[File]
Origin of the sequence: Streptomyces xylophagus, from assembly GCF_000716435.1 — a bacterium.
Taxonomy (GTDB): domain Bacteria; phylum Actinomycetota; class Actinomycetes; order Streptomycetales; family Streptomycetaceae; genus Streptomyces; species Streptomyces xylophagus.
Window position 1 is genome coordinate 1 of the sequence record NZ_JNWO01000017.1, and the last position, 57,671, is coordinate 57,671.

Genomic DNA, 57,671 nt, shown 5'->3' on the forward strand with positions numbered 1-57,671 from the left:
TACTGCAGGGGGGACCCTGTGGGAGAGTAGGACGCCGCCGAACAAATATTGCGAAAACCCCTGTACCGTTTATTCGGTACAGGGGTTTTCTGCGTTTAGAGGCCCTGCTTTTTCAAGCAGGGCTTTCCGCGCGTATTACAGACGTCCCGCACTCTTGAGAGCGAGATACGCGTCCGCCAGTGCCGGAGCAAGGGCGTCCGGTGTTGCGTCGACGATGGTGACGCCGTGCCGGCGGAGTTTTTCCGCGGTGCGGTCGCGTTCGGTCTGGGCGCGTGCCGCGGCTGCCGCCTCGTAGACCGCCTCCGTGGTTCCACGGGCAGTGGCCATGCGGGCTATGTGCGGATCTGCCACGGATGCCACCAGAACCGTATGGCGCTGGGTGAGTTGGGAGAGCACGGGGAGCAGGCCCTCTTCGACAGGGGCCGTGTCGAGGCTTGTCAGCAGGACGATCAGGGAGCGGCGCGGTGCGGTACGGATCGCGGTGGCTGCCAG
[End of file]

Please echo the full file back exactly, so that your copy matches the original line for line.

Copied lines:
Origin of the sequence: Streptomyces xylophagus, from assembly GCF_000716435.1 — a bacterium.
Taxonomy (GTDB): domain Bacteria; phylum Actinomycetota; class Actinomycetes; order Streptomycetales; family Streptomycetaceae; genus Streptomyces; species Streptomyces xylophagus.
Window position 1 is genome coordinate 1 of the sequence record NZ_JNWO01000017.1, and the last position, 57,671, is coordinate 57,671.

Genomic DNA, 57,671 nt, shown 5'->3' on the forward strand with positions numbered 1-57,671 from the left:
TACTGCAGGGGGGACCCTGTGGGAGAGTAGGACGCCGCCGAACAAATATTGCGAAAACCCCTGTACCGTTTATTCGGTACAGGGGTTTTCTGCGTTTAGAGGCCCTGCTTTTTCAAGCAGGGCTTTCCGCGCGTATTACAGACGTCCCGCACTCTTGAGAGCGAGATACGCGTCCGCCAGTGCCGGAGCAAGGGCGTCCGGTGTTGCGTCGACGATGGTGACGCCGTGCCGGCGGAGTTTTTCCGCGGTGCGGTCGCGTTCGGTCTGGGCGCGTGCCGCGGCTGCCGCCTCGTAGACCGCCTCCGTGGTTCCACGGGCAGTGGCCATGCGGGCTATGTGCGGATCTGCCACGGATGCCACCAGAACCGTATGGCGCTGGGTGAGTTGGGAGAGCACGGGGAGCAGGCCCTCTTCGACAGGGGCCGTGTCGAGGCTTGTCAGCAGGACGATCAGGGAGCGGCGCGGTGCGGTACGGATCGCGGTGGCTGCCAG